Nova Scotia·Waves of Change

Family cleans up Brier Island, one plastic bottle at a time

Instead of playing video games or hanging out with friends, three children on Brier Island have spent their free time picking up hundreds of bottles that have washed up along the shoreline.

Rhynda, Ian and Brier Tudor collected more than 1,500 bottles washed up along the shoreline

Rhynda, Brier and Ian Tudor show off their 'pool of garbage' after collecting hundreds of bottles. Ian is holding some of the dozens of Mylar balloons they also found along the shore of Brier Island. (Amy Tudor)

Instead of playing video games or hanging out with friends, three children on Brier Island, N.S., have spent their free time picking up hundreds of bottles that have washed up along the shoreline.

Rhynda, Ian and Brier Tudor have spent hours picking up more than 1,500 bottles and dozens of Mylar balloons.

"It looked really sad with all the bottles on the beaches," said Rhynda, 12, of their motivation.

Rhynda, Ian and Brier Tudor have walked over the rocks and climbed through the bushes to collect more than 1,500 bottles. (Amy Tudor)

Their father, Jesse Tudor, decided the family should clean up a cove one day to teach them about garbage and earning money by returning the bottles.

"That started it off," said Tudor. "We couldn't believe you could get 200 bottles out of a very small cove."

The little project sparked the kids to keep going, starting their mission to scoop up every bottle along the coast. It's been hard work for the family.

"It hurted but it was very fun because there was little pathways in the bushes," said eight-year-old Ian. His father said he's been taking the project seriously, making sure even the hardest to reach bottles were scooped up.

Their efforts are paying off. They say they have just two coves left before they've covered the entire island, which is 6.5 kilometres long and 2.5 kilometres wide.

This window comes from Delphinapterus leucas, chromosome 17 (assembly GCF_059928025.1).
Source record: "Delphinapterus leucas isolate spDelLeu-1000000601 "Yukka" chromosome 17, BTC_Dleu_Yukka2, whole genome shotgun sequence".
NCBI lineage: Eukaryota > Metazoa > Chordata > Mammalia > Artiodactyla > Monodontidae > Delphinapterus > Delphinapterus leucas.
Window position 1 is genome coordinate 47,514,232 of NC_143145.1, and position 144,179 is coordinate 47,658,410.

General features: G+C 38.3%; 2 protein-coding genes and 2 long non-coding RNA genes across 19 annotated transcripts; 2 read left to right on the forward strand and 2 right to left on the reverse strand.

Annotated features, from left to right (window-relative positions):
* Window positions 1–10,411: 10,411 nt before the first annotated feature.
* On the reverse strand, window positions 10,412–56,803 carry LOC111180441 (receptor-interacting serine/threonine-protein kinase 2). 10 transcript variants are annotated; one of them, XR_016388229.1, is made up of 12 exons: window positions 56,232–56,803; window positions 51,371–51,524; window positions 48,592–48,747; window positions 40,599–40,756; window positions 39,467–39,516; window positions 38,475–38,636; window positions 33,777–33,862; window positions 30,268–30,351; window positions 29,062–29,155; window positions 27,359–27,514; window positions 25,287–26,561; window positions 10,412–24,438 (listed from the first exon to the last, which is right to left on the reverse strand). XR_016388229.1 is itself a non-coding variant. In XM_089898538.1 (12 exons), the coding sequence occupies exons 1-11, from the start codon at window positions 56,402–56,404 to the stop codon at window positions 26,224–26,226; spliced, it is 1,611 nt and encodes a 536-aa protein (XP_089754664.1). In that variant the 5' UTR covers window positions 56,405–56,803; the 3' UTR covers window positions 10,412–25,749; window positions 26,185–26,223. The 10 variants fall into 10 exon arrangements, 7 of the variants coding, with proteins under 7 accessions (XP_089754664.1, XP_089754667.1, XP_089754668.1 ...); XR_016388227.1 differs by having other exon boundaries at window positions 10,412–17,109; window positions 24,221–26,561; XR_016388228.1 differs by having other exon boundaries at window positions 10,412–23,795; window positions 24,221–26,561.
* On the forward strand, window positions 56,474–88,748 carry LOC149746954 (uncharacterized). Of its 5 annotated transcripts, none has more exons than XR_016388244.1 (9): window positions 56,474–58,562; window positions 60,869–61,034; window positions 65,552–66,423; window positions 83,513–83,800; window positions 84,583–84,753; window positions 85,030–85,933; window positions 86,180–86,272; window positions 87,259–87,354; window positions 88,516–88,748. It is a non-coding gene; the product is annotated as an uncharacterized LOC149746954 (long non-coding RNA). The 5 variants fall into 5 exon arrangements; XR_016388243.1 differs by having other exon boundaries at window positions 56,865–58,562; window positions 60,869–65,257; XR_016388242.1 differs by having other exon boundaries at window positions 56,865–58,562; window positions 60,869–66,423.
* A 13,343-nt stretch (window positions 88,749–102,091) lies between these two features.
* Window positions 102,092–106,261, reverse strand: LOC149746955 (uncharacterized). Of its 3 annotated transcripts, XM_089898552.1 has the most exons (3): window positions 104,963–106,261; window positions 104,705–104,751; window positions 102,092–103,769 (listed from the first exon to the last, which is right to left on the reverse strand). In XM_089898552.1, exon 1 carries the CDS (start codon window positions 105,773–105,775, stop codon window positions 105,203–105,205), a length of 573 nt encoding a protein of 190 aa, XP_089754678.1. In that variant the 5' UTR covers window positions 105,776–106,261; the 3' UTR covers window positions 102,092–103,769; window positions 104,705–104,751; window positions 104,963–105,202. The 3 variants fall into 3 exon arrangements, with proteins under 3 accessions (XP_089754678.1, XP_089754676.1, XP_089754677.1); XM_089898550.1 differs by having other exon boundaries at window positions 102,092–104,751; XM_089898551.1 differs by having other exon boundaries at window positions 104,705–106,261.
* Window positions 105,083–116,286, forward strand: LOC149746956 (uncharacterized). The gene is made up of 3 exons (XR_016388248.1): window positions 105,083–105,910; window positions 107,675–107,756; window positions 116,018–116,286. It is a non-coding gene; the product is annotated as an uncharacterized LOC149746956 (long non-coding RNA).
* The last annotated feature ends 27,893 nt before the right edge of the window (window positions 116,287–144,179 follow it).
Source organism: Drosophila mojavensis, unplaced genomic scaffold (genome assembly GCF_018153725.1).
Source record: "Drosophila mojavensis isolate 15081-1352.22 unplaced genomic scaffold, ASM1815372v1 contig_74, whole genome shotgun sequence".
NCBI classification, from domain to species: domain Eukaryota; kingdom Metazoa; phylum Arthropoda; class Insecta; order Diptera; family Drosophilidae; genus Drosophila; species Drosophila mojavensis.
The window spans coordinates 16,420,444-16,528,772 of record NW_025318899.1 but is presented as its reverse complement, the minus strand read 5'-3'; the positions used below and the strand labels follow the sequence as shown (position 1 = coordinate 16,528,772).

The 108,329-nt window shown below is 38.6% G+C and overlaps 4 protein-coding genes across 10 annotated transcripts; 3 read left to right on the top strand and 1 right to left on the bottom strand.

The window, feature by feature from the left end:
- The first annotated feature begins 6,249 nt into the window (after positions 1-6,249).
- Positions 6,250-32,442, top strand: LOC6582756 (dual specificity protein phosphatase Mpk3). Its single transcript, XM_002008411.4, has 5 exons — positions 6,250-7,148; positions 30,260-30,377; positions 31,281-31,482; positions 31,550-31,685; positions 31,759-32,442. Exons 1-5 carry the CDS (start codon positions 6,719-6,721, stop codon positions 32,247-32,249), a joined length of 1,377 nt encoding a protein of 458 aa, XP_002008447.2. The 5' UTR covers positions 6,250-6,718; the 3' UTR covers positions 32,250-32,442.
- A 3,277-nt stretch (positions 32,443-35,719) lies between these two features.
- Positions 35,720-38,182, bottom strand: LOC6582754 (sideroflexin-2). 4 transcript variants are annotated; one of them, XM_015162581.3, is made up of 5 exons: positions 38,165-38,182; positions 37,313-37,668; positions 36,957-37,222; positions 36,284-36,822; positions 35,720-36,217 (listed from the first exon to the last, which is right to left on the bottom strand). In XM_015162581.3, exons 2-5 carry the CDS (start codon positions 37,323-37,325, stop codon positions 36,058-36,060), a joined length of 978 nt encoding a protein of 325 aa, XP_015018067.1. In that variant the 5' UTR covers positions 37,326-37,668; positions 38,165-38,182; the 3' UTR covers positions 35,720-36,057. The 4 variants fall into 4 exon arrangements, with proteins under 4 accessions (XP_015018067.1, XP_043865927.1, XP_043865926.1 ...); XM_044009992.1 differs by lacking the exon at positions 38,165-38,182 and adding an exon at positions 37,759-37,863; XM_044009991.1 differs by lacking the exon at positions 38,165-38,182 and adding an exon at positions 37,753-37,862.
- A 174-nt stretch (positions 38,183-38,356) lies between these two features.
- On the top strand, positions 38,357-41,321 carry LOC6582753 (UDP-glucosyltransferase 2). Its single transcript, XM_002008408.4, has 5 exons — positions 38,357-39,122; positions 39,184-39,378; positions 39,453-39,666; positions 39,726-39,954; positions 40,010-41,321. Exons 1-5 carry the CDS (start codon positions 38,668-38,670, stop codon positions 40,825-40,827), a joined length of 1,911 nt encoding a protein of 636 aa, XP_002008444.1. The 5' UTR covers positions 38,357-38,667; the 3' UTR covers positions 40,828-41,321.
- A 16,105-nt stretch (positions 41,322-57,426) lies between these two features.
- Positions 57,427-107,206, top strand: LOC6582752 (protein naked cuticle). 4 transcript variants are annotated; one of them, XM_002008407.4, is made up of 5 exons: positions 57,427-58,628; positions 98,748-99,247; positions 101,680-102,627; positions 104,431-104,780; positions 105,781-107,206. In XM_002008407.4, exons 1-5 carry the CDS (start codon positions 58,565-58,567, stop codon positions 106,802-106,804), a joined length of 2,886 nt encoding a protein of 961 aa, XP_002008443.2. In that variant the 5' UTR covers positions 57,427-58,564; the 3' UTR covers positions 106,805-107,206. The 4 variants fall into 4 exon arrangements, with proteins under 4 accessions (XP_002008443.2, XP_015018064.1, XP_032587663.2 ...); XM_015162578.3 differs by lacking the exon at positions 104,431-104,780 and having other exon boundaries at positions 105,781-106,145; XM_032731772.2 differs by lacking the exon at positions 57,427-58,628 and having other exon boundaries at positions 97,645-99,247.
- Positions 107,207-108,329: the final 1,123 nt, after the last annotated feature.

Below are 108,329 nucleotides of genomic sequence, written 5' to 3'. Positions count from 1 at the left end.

The kids have found bottles of all shapes and sizes while cleaning up the shoreline. (Amy Tudor)

Tudor, a lobster fisherman, said many of the containers still had some liquid in them, leading him to think they accidentally fell off boats.

"I know a lot of people will drop to stereotypes about fishermen and stuff, but every year I've ever fished I've never saw someone willfully throw something overboard," he said.

"You can also say New Brunswick had that big flood. That's going to push a lot of bottles down."

Tudor said he was surprised to see how many bottles there really were, but he said he was even more upset when they realized they found more than 60 balloons.

"Once you let go of that Mylar balloon … you know it's not going into a black hole and disappearing. It's purely going to go on land. It's going to affect something."

He said it's created a big conversation with his children about where the garbage comes from and what to do with it.

"[My wife] is a whale watcher … and I am a fisherman, so we both have lots at stake in a clean ocean," he said.

Brier Tudor, 5, is happy to put some bottles in his bag. (Amy Tudor)

When it became clear that they had too many bottles to store in bags, the family decided to use an old pool. Five-year-old Brier said it now looks like a big garbage pool, and the pile keeps growing.

Once they finish the project, they're heading to the bottle depot to see how much can be returned.

The kids want to use the bottle deposit money to buy a new pool.

Once they finish this project, their work isn't over. The kids plan to join the rest of the community for the annual shoreline cleanup to help pick up other types of garbage.

"I feel like there's still more to be done," said Rhynda.

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